Apr 5, 2022
In this episode, host Kevin Patton asks, how do we handle the trepidation we experience when we are flooded with uncertainty after an intense learning experience? Some thoughts about being upfront about using models, analogies, and color codes in science. And we explore that difficult question: should we extend deadlines for students when they ask?
00:00 | Introduction
00:43 | Trepidation After New Learning
05:13 | Sponsored by AAA
05:49 | Transparency About Models, Analogies, and Color Codes
23:38 | Sponsored by HAPI
24:36 | Leniency With Deadlines
30:21 | Sponsored by HAPS
31:00 | Is Leniency Fair?
40:32 | Staying Connected
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“The process of leniency involves accepting the reality of the current situation and finding a satisfying meaning therein, as opposed to misconstruing or denying the facts of the situation.” (Sandra L. Schneider)
You know that feeling of trepidation we get after a conference, course, or other intense learning experience? Where we feel uncertainty about whether we'll ever be able to retrieve it again and apply it. No worries. Let's talk that through.
A searchable transcript for this episode, as well as the captioned audiogram of this episode, are sponsored by the American Association for Anatomy (AAA) at anatomy.org.
Don't forget—HAPS members get a deep discount on AAA membership!
As experts in science, we are already comfortable using models, analogies, and color codes. But some of our students may not have that familiarity and comfort. Maybe transparency about these tools at the beginning of the A&P course can help students get traction in our course.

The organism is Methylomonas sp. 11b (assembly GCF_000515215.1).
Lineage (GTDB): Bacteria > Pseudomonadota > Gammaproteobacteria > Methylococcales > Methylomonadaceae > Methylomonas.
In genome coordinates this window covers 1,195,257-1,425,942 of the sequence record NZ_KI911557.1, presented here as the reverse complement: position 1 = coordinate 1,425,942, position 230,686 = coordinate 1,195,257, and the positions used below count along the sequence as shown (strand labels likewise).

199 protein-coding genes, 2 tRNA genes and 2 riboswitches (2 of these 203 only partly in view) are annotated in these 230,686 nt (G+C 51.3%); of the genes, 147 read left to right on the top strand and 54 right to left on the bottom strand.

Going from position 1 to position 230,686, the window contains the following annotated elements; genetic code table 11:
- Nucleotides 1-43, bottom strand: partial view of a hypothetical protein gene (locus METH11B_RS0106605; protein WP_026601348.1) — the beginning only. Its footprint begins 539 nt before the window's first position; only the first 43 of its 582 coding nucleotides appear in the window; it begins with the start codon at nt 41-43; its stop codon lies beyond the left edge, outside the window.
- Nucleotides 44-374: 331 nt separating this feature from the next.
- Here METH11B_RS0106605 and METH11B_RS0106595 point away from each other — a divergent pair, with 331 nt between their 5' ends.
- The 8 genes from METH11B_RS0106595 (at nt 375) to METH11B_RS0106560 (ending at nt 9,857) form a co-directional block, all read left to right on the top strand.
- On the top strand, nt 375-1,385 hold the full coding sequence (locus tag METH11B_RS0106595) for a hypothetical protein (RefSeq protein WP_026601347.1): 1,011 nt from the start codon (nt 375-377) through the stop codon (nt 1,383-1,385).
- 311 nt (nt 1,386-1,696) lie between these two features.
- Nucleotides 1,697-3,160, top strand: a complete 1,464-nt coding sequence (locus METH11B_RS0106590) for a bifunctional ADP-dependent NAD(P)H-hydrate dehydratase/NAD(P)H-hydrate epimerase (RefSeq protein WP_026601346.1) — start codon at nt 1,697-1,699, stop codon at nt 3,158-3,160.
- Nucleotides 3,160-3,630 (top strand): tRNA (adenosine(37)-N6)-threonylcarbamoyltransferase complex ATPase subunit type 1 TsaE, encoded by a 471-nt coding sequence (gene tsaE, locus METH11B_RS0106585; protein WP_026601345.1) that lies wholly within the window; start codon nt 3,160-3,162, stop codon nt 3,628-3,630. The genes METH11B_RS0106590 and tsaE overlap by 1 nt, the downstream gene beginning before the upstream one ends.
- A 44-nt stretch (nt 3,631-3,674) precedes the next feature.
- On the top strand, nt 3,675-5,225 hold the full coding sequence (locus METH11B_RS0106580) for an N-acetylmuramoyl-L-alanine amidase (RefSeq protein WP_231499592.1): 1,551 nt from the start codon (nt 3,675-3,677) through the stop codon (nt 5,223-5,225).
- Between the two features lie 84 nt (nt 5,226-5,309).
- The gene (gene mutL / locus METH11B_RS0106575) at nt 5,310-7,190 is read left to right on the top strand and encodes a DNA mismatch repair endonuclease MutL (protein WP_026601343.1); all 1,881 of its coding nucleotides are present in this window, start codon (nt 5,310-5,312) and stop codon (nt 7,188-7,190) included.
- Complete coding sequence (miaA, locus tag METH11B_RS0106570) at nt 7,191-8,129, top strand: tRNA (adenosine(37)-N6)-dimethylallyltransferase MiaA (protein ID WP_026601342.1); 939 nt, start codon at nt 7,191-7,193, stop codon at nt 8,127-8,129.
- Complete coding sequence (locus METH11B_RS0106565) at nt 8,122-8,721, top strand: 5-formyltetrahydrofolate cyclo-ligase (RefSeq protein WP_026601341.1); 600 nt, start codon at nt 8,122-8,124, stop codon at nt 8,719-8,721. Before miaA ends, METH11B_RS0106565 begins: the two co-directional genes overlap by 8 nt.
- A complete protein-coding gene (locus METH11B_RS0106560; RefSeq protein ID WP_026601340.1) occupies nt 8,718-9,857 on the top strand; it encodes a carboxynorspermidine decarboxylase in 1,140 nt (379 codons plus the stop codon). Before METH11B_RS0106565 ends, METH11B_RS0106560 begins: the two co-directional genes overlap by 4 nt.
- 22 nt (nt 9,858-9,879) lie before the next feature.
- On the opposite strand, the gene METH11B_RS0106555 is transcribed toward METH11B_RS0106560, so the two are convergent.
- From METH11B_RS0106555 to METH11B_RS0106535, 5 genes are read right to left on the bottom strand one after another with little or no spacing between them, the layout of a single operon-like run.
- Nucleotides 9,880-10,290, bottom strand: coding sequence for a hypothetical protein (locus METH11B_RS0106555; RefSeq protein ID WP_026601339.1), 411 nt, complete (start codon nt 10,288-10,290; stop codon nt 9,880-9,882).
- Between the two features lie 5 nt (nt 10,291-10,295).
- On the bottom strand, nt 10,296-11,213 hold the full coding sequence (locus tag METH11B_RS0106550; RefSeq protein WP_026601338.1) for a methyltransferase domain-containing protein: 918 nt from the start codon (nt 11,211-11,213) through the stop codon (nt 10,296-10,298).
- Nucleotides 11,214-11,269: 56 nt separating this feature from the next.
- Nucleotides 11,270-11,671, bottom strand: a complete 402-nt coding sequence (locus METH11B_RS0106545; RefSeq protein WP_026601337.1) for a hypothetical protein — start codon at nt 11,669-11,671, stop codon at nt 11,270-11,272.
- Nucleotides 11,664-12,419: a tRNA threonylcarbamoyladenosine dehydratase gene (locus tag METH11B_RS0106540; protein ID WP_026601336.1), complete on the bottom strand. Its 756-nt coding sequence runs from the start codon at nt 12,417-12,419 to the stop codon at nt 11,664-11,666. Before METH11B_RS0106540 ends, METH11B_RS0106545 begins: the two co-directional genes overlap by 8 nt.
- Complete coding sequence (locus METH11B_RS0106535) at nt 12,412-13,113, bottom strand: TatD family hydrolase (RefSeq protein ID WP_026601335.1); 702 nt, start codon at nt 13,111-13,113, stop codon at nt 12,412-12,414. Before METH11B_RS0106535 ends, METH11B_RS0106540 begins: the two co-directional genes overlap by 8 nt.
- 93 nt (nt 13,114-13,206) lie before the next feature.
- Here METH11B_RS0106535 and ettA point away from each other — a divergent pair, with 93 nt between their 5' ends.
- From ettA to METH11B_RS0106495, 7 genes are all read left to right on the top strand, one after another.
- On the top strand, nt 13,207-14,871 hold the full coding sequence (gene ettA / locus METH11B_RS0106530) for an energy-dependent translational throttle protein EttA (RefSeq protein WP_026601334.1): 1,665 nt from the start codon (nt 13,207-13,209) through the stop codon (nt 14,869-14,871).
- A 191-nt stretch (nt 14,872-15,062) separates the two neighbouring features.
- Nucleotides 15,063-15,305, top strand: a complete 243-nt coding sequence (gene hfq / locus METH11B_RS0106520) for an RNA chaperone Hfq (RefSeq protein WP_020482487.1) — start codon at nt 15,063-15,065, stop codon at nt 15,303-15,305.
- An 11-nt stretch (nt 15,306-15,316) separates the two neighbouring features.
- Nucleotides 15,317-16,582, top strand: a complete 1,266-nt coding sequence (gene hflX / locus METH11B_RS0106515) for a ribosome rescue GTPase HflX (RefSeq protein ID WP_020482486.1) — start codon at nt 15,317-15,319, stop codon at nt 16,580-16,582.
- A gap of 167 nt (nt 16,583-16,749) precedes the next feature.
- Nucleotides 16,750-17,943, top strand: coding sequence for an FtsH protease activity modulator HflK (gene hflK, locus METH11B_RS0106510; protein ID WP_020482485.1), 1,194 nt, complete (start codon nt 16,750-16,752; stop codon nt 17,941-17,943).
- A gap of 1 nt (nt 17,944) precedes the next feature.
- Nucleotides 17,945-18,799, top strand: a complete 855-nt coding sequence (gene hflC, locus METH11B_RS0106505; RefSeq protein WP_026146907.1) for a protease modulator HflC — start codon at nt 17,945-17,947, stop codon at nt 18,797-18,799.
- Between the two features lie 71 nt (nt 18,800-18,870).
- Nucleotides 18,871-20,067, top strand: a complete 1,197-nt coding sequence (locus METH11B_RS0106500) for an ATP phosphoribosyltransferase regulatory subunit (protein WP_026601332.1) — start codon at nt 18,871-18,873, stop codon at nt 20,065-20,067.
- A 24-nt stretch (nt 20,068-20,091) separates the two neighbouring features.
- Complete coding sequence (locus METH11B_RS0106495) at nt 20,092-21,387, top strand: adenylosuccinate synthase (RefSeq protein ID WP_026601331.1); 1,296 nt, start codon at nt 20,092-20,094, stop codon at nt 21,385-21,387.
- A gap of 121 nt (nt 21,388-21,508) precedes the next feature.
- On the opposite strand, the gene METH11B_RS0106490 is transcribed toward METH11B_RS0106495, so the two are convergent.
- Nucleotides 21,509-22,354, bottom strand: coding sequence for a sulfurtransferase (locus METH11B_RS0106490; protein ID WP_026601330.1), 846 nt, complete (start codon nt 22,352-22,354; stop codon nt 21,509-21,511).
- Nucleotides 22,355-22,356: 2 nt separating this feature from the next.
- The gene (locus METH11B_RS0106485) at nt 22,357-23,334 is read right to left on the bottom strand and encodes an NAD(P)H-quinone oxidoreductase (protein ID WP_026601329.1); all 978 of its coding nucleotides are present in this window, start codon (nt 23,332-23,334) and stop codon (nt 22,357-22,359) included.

★ Colors of chemical elements (summary of different systems) AandP.info/cpk
★ Jmol system of colors for chemicals elements (specifications and color charts) AandP.info/jscolors
★ A Guide For Teaching With Analogies (some basic principles to helps students who struggle with analogies) AandP.info/gfo
★ Assessing students’ understanding of models of biological processes: a revised framework (journal article in International Journal of Science Education) AandP.info/lyf
The Master of Science in Human Anatomy & Physiology Instruction—the MS-HAPI—is a graduate program for A&P teachers, especially for those who already have a graduate/professional degree. A combination of science courses (enough to qualify you to teach at the college level) and courses in contemporary instructional practice, this program helps you be your best in both on-campus and remote teaching. Kevin Patton is a faculty member in this program at Northeast College of Health Sciences. Check it out!
We usually have deadlines or specific dates for assignments, tests, exams, and projects. We can be strict with those deadlines or we can be lenient. Are there any advantages to be lenient with deadlines when we have them?
★ The Inclusive Anatomy & Physiology Course | Part 2 | 8 More Tips to Include All | TAPP 109 (includes the notion of deadlines as barriers to full inclusion)
★ Burnout! A Chat with Rebecca Pope-Ruark | TAPP 91 (where we talk about deadline flexibility as a strategy to mitigate student burnout)
The Human Anatomy & Physiology Society (HAPS) is a sponsor of this podcast. You can help appreciate their support by clicking the link below and checking out the many resources and benefits found there. Watch for virtual town hall meetings and upcoming regional meetings!
If we are lenient about deadlines with a student, is that fair to all the other students who may have struggled to be on time?
★ Why Deadlines Are Important (blog post that I link my students to; lists reasons why meeting deadlines has advantages for the student) AandP.info/why-deadlines-c16997
★ Respondus (software I use to build test banks; can generate multiple, randomized versions of the same test or exam with just a few keystrokes) AandP.info/6xe
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